Persona 5 Pronunciation question

So I’m playing Persona 5 (not very far into it) and I have a question about the American voice actors pronunciation of a name.
The character’s name is たかまき. Now I would have thought it was pronounced “Ta-ka-ma-ki” as I learned that Japanese doesn’t stress certain syllables. But the voice actors pronounce it “Ta-KA-ma-ki”, really stressing the ka.
Am I wrong or is this a case of Americans messing up foreign names? Insight appreciated! I know it’s a little thing but I’m trying to work on my pronunciation in general.

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Never in my life have I heard an American voice actor properly pronounce a Japanese name, even though some do try hard to get it right. Without even knowing the game you’re talking about I’m 99.99% sure that it’s a classical case of wrong pronunciation.

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I googled around a little to see what you mean, and it seems like something that’s a bit of a hot-button topic among opinionated fans, in that I found stuff like this illustrative but aggressive video. A tweet from her VA mentioning it briefly makes it sound like they got the pronunciation from “the Japanese clients” (I guess Atlus), for what that’s worth.

I don’t know if I would necessarily go so far as to describe it as “messing up” the pronunciation of the name - English pronunciation of Japanese names can get into trouble sometimes in the opposite way of sticking too closely to the kana (I said “shin soo kay” for a while for shinsuke before I heard it said out loud). And no matter what there’s going to be a little bit of concessions made to transfer between the two languages. So for whatever reason they may have felt that the version that gives it a bit of a more American lilt felt more natural perhaps, in the context of a localized dub.
Although I do think the more netural “ta-ka-ma-ki” sounds fine to me.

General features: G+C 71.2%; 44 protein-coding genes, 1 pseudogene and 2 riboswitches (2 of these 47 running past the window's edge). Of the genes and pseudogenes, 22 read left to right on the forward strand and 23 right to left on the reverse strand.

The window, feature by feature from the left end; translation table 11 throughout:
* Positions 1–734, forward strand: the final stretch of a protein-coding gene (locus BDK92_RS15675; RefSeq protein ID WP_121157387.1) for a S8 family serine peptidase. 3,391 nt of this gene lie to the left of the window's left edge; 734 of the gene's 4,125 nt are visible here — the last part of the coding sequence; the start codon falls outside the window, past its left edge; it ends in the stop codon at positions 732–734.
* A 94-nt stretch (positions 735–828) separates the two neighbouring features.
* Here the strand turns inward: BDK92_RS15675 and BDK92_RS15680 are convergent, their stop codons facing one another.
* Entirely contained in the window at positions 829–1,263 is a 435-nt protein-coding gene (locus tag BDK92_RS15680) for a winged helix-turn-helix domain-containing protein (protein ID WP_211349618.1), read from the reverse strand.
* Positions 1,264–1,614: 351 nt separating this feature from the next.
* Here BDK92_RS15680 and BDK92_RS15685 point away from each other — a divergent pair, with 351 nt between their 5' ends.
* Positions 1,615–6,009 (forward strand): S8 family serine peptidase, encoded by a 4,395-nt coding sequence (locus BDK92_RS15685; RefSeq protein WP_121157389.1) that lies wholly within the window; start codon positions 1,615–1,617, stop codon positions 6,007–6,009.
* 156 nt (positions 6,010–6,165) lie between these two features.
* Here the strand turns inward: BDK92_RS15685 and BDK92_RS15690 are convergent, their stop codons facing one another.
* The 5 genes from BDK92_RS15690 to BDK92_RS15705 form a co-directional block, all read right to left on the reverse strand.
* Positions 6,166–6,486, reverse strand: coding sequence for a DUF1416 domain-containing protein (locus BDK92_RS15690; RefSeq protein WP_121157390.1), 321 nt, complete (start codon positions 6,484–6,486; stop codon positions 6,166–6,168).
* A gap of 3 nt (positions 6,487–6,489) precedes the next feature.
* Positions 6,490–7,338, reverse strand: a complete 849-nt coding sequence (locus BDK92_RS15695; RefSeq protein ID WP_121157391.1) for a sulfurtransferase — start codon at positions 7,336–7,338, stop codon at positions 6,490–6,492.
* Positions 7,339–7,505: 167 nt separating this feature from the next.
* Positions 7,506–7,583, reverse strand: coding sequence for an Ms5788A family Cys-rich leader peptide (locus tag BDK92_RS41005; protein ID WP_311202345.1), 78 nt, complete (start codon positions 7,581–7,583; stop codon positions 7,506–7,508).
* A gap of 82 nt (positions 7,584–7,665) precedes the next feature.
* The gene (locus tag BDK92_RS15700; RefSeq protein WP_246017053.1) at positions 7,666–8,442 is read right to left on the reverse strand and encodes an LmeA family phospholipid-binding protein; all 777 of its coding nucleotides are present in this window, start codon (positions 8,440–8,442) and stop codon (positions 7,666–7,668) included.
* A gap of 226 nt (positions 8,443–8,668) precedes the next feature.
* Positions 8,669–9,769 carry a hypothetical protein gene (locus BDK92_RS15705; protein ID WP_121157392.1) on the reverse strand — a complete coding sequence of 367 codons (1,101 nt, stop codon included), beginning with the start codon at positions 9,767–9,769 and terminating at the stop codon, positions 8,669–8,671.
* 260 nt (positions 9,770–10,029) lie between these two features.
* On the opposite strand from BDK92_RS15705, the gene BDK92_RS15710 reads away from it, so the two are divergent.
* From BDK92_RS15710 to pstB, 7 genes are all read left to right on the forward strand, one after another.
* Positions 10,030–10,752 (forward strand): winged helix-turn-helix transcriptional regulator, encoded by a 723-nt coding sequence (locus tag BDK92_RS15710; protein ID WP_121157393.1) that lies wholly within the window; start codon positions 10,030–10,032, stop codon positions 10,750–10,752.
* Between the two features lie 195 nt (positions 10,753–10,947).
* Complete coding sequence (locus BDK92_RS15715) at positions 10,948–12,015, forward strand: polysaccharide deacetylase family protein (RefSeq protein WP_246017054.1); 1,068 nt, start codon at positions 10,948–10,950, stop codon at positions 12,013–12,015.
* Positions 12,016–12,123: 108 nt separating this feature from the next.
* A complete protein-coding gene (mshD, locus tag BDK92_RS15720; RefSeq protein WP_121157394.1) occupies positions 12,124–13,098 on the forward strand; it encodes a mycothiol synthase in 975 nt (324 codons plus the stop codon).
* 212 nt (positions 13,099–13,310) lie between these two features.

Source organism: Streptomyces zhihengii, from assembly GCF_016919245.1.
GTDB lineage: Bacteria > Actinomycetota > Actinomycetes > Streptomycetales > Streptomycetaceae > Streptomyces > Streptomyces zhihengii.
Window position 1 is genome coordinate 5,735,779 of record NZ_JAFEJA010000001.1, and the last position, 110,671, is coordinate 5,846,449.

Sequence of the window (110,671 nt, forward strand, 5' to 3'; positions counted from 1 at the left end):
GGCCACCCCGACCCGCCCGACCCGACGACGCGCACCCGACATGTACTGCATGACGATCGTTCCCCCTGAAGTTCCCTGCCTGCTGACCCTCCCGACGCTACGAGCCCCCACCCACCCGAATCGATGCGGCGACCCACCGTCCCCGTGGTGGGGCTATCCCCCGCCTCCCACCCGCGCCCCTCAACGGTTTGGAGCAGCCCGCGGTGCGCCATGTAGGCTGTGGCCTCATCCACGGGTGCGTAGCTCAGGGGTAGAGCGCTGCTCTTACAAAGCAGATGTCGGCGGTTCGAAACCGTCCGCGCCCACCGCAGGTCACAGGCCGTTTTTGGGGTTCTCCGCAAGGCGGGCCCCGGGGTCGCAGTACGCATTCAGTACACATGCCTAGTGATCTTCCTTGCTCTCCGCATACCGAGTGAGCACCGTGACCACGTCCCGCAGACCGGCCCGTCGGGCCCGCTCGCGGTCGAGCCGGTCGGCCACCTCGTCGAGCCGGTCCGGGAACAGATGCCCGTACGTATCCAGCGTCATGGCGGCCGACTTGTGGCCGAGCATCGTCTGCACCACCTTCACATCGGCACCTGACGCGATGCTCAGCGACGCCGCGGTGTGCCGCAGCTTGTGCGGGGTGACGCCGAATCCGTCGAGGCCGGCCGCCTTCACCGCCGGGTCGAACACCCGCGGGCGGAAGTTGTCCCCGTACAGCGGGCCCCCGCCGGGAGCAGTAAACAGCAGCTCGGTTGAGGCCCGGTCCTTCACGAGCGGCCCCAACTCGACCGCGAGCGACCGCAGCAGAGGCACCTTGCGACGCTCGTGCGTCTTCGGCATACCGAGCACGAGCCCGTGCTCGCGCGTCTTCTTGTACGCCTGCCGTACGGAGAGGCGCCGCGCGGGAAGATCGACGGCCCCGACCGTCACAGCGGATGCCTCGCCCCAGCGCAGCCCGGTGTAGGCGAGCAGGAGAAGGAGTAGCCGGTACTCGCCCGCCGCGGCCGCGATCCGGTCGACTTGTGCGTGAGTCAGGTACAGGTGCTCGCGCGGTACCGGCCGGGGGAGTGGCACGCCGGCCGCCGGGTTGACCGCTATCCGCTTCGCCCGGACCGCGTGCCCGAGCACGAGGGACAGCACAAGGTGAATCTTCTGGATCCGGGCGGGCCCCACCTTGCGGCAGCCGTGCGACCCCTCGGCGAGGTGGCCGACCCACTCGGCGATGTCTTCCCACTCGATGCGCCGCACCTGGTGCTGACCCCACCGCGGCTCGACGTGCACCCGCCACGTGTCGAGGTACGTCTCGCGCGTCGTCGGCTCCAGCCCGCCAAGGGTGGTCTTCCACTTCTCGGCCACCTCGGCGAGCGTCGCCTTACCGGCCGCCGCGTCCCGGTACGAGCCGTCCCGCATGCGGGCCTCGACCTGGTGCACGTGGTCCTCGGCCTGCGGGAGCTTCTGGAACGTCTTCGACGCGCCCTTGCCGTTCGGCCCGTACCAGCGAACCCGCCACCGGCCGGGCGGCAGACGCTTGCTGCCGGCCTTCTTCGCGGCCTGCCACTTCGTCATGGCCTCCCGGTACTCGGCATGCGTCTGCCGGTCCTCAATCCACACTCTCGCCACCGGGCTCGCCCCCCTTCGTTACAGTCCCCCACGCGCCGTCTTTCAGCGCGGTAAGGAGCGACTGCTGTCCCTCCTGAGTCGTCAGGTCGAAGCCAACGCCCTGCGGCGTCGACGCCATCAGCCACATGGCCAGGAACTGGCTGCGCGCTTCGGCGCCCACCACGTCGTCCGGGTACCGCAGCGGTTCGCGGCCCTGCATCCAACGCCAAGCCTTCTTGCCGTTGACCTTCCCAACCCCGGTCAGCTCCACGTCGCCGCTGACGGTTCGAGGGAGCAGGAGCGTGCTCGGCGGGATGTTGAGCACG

If still curious about the original translation, you might be able to switch off the dub and check?

I find that even people who are completely fluent in Japanese will English-ify Japanese words when they’re speaking English. So they won’t suddenly pronounce “Tokyo” or “karaoke” in a Japanese way in the middle of an English sentence.

I’ve noticed the same happening to Japanese words and names that don’t exist as loan-words in English as well, when listening to to the Trash Taste Podcast I’ve noticed that Joey will often pronounce Japanese names in a very English way simply because they’re talking together in English - despite him being a native speaker of Japanese.

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I certainly do this with my own name, the name of my town, etc when I speak English with my friends from around the world vs when I speak my native language.

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Yeah, but Japanese uses a pitch accent system instead. So it’s not like all the syllables are pronounced in a flat identical manner.

Because English is a stress-accent language, while Japanese is a pitch-accent language it’d sound really weird you pronounced Japanese words in a Japanese fashion while speaking English.

To hear proper pronounciation you can watch Japanese language walkthroughs.
Here’s a timestamp (1:34) of Ryuji calling out Takamaki’s name (but it’s not a very natural way to say it), I’ll see if I can find better ones

Another one (3:59):

For comparison, the same scene in English dub: